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A local look at charter schools in South Kitsap
After a hard-fought battle, the charter schools measure, Initiative 1240, has squeaked through in Washington state 50.8 percent to 49.2.
Charter schools legislation has appeared on Washington state ballots four times since 1996, three times as initiatives and once as a referendum. All three times in the past it was denied by voters. This time, however, the measure was able to pull enough votes for a narrow victory.
Kathryn Simpson, South Kitsap school board president, said the board was generally against the initiative, but never developed an official stance.
“It’s the matter of the particular language of this initiative,” Simpson said.
Simpson said she felt I-1240 has redeeming qualities concerning things like exemptions for charter schools, but she believes charter schools shouldn’t be the only ones.
“If it’s good enough for the charter school goose then it aught to be good for the public school gander,” Simpson said.
The majority of voters in Kitsap County voted in favor of the initiative, 52.1 to 47.9 percent.
“I think that many voters across the state, and not just in Kitsap County, have a misperception that public education is failing in Washington state,” Simpson said.
The passing of I-1240 makes Washington the 42nd state to implement legislation allowing for the creation of charter schools.
Exactly what effect 1240 will have on the more than 1 million students in Washington remains unclear.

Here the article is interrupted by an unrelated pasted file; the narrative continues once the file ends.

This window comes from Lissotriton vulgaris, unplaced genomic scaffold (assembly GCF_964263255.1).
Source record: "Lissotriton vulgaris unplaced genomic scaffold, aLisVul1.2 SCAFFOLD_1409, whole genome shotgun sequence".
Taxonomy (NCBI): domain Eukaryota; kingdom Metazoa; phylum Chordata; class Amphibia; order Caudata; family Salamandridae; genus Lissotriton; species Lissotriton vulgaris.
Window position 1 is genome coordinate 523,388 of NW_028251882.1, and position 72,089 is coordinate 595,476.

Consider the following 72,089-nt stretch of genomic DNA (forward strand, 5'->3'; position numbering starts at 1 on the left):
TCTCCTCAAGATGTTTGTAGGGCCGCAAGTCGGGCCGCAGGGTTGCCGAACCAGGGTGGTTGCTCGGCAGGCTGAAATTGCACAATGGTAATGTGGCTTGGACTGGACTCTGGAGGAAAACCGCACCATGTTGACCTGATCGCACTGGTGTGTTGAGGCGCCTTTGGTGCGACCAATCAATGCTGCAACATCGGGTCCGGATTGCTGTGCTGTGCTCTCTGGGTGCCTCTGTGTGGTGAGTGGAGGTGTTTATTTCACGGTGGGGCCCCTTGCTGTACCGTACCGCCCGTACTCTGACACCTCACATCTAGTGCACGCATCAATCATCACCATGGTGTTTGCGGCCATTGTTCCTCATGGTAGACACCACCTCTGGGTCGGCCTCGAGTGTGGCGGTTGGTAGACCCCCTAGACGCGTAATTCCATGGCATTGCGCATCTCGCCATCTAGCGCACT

Simpson said she doesn’t think the initiative will have an immediate effect on South Kitsap, nor does she see it having too much of a long-term influence in the district.
“I don’t see South Kitsap lacking in the ability to compete with charter schools because we are so focused on helping every student be successful,” she said.
The passing of I-1240 allows for no more than 40 such schools to be opened during the next five years, with no more than eight opening per year.
Public schools are funded and operated by the state Superintendent of Public Instruction. The schools would answer to a government-appointed commission, and not the superintendent’s office. Dorn believes the measure may need to be overturned.
Dorn highlighted the number of schools in Washington that are already enacting innovative plans, such as Tacoma School of the Arts and Bremerton’s Washington Youth Academy.
Nearly all of the 22 schools on the superintendent’s list are located in the largest urban areas of the state, with a total enrollment around 10,000. The thin spread of these schools raises for Dorn the same problem opponents of I-1240 raised toward charter schools: they serve only a tiny portion of students in the state.
I-1240 has come on the heels of a State Supreme Court ruling in January that the Legislature was failing to meet its constitutional requirement to, “Make ample provision for the education of all children residing within its borders,” (State Constitution, art. IX, sec. 1).